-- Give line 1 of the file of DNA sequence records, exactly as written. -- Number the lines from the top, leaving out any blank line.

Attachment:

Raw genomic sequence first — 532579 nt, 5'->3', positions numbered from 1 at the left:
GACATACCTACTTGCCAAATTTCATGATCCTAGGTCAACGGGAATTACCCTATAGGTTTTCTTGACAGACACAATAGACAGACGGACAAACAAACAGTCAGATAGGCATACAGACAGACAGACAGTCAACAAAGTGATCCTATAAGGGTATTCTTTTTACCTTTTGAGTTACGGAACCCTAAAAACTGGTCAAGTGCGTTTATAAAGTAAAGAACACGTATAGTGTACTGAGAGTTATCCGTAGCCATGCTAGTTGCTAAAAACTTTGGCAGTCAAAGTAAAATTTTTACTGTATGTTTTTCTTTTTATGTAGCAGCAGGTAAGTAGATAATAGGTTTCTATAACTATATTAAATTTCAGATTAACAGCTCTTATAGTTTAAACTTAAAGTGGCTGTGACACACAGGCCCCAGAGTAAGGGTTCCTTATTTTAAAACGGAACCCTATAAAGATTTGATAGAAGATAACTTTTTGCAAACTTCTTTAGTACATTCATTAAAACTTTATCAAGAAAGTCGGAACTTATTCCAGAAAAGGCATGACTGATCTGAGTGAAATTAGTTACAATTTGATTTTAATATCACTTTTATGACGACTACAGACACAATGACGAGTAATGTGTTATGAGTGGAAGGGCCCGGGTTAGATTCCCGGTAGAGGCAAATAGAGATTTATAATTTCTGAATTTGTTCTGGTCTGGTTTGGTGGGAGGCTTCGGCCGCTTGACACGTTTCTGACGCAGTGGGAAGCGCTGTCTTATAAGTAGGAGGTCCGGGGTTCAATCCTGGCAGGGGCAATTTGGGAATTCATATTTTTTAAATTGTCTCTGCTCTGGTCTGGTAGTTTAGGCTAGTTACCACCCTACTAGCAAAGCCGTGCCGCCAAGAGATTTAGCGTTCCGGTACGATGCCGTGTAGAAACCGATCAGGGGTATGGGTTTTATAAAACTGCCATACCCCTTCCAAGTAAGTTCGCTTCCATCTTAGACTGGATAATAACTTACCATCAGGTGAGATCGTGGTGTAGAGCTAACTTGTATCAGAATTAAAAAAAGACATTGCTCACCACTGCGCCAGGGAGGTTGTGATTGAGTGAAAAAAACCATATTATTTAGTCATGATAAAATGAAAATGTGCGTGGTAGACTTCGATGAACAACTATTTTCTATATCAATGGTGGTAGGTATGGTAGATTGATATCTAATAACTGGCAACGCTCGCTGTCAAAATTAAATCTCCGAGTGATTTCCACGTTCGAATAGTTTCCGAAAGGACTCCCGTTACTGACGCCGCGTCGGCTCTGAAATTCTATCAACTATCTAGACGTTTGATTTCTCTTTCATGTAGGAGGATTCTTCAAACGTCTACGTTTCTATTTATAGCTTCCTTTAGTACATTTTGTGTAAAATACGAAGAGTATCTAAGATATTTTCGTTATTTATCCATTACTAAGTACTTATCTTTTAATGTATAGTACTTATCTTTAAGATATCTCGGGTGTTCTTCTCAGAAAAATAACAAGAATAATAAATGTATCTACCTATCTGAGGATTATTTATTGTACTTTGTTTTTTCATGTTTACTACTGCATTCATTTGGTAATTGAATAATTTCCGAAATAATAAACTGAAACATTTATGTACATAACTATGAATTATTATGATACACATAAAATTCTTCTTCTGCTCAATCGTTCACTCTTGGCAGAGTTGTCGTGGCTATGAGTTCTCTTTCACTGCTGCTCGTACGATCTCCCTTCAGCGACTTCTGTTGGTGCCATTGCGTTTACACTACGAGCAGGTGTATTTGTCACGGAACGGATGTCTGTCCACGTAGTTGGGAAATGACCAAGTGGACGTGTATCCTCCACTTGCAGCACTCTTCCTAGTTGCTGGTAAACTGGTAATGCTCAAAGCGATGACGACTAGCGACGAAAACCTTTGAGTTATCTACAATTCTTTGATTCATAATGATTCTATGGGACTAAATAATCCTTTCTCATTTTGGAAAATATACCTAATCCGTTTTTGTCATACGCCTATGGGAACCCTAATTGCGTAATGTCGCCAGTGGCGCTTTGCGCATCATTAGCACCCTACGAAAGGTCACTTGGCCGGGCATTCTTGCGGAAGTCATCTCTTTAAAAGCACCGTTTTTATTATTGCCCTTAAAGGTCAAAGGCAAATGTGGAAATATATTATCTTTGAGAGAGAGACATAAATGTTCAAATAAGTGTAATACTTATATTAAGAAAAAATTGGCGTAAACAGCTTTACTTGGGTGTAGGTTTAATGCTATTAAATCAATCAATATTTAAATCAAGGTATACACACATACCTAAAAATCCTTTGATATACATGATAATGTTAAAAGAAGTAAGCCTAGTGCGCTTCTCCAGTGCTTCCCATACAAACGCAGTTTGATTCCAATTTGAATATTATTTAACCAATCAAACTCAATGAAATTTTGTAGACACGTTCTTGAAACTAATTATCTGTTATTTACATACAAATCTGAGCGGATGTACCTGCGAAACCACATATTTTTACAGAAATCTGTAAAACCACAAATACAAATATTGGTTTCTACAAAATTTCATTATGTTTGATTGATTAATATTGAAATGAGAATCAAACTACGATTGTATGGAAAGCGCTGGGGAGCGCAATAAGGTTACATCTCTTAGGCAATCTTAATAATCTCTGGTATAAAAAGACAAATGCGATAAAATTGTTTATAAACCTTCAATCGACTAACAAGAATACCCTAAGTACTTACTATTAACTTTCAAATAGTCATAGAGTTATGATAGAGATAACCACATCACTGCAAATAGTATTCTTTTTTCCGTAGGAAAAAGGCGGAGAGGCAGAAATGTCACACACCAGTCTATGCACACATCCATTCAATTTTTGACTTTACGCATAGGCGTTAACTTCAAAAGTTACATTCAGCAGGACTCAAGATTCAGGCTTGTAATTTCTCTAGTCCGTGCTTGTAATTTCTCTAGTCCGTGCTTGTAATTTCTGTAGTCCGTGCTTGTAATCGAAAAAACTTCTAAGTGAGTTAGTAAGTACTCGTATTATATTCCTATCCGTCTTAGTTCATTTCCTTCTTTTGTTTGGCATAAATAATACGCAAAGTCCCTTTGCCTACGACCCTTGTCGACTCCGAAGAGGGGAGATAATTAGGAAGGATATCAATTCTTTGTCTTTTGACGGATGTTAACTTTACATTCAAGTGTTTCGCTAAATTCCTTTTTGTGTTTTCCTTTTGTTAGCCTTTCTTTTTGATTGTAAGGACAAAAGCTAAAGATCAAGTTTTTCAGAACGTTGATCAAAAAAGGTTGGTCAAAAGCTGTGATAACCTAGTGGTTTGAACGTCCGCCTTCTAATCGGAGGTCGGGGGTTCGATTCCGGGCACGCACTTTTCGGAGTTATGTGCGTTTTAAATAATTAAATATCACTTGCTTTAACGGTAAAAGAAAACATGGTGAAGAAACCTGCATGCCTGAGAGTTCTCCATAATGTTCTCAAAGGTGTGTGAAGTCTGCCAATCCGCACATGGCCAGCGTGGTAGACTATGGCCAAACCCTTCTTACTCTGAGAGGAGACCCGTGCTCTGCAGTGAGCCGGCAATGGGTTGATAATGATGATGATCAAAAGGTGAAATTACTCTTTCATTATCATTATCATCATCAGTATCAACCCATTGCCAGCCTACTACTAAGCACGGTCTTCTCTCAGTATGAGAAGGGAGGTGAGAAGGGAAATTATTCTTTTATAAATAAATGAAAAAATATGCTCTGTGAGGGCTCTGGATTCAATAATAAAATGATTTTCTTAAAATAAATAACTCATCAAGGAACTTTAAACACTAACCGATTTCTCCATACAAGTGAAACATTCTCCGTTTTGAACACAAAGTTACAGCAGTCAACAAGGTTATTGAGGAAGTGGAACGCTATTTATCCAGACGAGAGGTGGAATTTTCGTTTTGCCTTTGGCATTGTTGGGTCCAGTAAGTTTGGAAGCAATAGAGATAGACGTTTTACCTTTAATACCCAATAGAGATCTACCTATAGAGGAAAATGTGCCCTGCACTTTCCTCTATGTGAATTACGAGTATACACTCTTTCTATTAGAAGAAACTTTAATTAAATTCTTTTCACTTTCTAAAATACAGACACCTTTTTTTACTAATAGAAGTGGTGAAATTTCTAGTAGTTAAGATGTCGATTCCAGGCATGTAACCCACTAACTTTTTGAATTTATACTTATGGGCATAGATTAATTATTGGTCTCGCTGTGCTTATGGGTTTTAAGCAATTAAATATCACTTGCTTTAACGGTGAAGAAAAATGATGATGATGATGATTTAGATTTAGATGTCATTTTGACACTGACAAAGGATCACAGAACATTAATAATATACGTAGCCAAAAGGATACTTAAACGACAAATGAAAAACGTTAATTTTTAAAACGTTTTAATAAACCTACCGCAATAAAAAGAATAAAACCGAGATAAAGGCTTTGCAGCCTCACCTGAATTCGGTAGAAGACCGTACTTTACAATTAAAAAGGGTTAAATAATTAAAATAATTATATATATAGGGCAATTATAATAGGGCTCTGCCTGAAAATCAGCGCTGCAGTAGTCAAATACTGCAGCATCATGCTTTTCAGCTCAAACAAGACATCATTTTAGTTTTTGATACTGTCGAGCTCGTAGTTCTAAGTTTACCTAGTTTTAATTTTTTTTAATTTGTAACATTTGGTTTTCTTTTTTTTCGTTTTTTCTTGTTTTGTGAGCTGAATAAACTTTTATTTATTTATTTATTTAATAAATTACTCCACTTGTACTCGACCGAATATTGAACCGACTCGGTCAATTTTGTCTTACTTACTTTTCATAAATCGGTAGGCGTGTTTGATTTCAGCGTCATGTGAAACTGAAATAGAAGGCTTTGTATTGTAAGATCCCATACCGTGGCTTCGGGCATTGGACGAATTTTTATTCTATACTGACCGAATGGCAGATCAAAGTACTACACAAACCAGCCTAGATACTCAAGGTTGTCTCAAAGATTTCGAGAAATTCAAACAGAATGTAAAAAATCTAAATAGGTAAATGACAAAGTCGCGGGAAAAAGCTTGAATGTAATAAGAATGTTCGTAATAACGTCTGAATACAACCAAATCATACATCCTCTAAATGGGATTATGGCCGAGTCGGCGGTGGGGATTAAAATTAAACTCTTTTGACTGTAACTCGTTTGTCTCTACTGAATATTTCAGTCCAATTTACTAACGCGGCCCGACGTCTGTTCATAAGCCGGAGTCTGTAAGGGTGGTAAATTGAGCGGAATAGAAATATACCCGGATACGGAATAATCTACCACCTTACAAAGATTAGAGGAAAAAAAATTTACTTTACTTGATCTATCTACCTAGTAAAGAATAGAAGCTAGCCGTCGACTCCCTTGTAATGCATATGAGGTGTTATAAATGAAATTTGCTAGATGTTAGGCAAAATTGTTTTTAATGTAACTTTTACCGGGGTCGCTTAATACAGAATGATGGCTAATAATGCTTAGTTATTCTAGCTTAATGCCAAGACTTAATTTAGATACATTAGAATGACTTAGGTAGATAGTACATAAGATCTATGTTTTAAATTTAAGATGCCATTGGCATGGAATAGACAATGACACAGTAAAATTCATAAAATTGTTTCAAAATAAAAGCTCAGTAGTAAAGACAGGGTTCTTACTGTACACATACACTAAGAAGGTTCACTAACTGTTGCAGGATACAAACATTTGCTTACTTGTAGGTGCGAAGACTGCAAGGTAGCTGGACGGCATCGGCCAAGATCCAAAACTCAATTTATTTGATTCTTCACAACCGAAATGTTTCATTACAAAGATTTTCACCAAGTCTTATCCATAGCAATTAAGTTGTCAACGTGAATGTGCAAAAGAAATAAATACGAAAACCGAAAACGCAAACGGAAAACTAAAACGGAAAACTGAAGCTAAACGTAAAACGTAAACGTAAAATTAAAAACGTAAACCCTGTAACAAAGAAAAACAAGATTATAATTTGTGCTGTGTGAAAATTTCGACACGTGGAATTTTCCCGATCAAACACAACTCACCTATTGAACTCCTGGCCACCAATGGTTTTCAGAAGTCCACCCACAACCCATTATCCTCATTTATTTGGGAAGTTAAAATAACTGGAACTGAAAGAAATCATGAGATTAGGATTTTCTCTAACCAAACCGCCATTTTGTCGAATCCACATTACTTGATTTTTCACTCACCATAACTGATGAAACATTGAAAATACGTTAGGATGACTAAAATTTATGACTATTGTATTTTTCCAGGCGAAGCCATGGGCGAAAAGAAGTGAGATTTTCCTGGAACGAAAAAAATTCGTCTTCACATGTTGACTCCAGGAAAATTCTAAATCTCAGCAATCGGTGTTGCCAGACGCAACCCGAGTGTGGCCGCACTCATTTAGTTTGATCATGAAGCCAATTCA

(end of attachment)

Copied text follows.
Raw genomic sequence first — 532579 nt, 5'->3', positions numbered from 1 at the left: